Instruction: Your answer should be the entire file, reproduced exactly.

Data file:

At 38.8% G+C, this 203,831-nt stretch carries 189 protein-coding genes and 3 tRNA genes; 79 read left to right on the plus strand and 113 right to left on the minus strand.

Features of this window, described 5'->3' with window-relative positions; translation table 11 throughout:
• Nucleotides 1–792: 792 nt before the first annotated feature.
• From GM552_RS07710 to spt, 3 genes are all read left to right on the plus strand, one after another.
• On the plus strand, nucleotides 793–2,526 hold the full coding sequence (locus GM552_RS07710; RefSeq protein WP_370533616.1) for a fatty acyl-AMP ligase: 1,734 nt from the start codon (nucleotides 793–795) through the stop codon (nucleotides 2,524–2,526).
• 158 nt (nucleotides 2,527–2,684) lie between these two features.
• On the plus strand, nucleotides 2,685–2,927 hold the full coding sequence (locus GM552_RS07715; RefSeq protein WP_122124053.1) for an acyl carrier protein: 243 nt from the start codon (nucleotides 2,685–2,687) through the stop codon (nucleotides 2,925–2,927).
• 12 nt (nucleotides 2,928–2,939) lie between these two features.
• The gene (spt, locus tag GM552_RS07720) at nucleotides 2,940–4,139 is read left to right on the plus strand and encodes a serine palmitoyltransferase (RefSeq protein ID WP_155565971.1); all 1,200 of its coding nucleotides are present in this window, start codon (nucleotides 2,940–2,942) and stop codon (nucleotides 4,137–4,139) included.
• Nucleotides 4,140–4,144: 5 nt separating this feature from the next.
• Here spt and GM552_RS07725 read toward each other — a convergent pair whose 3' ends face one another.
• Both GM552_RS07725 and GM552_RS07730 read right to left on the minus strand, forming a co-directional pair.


At 38.8% G+C, this 203,831-nt stretch carries 189 protein-coding genes and 3 tRNA genes; 79 read left to right on the plus strand and 113 right to left on the minus strand.

Features of this window, described 5'->3' with window-relative positions; translation table 11 throughout:
• Nucleotides 1–792: 792 nt before the first annotated feature.
• From GM552_RS07710 to spt, 3 genes are all read left to right on the plus strand, one after another.
• On the plus strand, nucleotides 793–2,526 hold the full coding sequence (locus GM552_RS07710; RefSeq protein WP_370533616.1) for a fatty acyl-AMP ligase: 1,734 nt from the start codon (nucleotides 793–795) through the stop codon (nucleotides 2,524–2,526).
• 158 nt (nucleotides 2,527–2,684) lie between these two features.
• On the plus strand, nucleotides 2,685–2,927 hold the full coding sequence (locus GM552_RS07715; RefSeq protein WP_122124053.1) for an acyl carrier protein: 243 nt from the start codon (nucleotides 2,685–2,687) through the stop codon (nucleotides 2,925–2,927).
• 12 nt (nucleotides 2,928–2,939) lie between these two features.
• The gene (spt, locus tag GM552_RS07720) at nucleotides 2,940–4,139 is read left to right on the plus strand and encodes a serine palmitoyltransferase (RefSeq protein ID WP_155565971.1); all 1,200 of its coding nucleotides are present in this window, start codon (nucleotides 2,940–2,942) and stop codon (nucleotides 4,137–4,139) included.
• Nucleotides 4,140–4,144: 5 nt separating this feature from the next.
• Here spt and GM552_RS07725 read toward each other — a convergent pair whose 3' ends face one another.
• Both GM552_RS07725 and GM552_RS07730 read right to left on the minus strand, forming a co-directional pair.